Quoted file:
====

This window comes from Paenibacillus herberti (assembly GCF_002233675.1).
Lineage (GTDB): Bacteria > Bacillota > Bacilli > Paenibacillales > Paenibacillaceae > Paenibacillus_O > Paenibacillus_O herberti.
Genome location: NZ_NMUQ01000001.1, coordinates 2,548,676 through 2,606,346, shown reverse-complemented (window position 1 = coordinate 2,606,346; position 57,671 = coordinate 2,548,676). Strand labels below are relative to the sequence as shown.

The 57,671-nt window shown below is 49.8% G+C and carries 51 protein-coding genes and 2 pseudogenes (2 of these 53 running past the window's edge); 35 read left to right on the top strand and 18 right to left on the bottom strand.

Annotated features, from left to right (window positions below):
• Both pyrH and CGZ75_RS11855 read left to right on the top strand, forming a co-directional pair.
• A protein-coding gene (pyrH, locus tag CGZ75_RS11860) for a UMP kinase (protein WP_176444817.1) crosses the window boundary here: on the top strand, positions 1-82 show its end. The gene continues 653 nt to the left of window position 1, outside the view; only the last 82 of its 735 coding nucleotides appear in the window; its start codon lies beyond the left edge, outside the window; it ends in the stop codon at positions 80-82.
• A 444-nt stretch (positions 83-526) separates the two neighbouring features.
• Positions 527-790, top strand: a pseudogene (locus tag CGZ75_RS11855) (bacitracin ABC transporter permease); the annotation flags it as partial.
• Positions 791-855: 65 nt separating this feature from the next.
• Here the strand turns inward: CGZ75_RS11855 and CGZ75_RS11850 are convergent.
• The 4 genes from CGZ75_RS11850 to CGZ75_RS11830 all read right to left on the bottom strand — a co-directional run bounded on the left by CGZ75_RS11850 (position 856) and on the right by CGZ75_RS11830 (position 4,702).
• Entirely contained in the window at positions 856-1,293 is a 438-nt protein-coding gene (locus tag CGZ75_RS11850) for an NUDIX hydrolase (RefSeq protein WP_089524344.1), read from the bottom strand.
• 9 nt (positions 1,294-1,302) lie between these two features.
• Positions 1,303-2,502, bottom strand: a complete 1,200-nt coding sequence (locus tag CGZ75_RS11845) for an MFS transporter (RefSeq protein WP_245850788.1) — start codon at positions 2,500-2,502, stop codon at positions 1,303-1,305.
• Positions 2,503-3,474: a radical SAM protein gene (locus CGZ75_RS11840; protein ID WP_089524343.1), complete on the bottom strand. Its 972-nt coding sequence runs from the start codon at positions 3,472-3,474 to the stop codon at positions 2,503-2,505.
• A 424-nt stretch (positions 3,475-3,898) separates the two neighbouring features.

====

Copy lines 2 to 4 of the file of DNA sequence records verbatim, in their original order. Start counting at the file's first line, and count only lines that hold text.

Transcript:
Lineage (GTDB): Bacteria > Bacillota > Bacilli > Paenibacillales > Paenibacillaceae > Paenibacillus_O > Paenibacillus_O herberti.
Genome location: NZ_NMUQ01000001.1, coordinates 2,548,676 through 2,606,346, shown reverse-complemented (window position 1 = coordinate 2,606,346; position 57,671 = coordinate 2,548,676). Strand labels below are relative to the sequence as shown.

The 57,671-nt window shown below is 49.8% G+C and carries 51 protein-coding genes and 2 pseudogenes (2 of these 53 running past the window's edge); 35 read left to right on the top strand and 18 right to left on the bottom strand.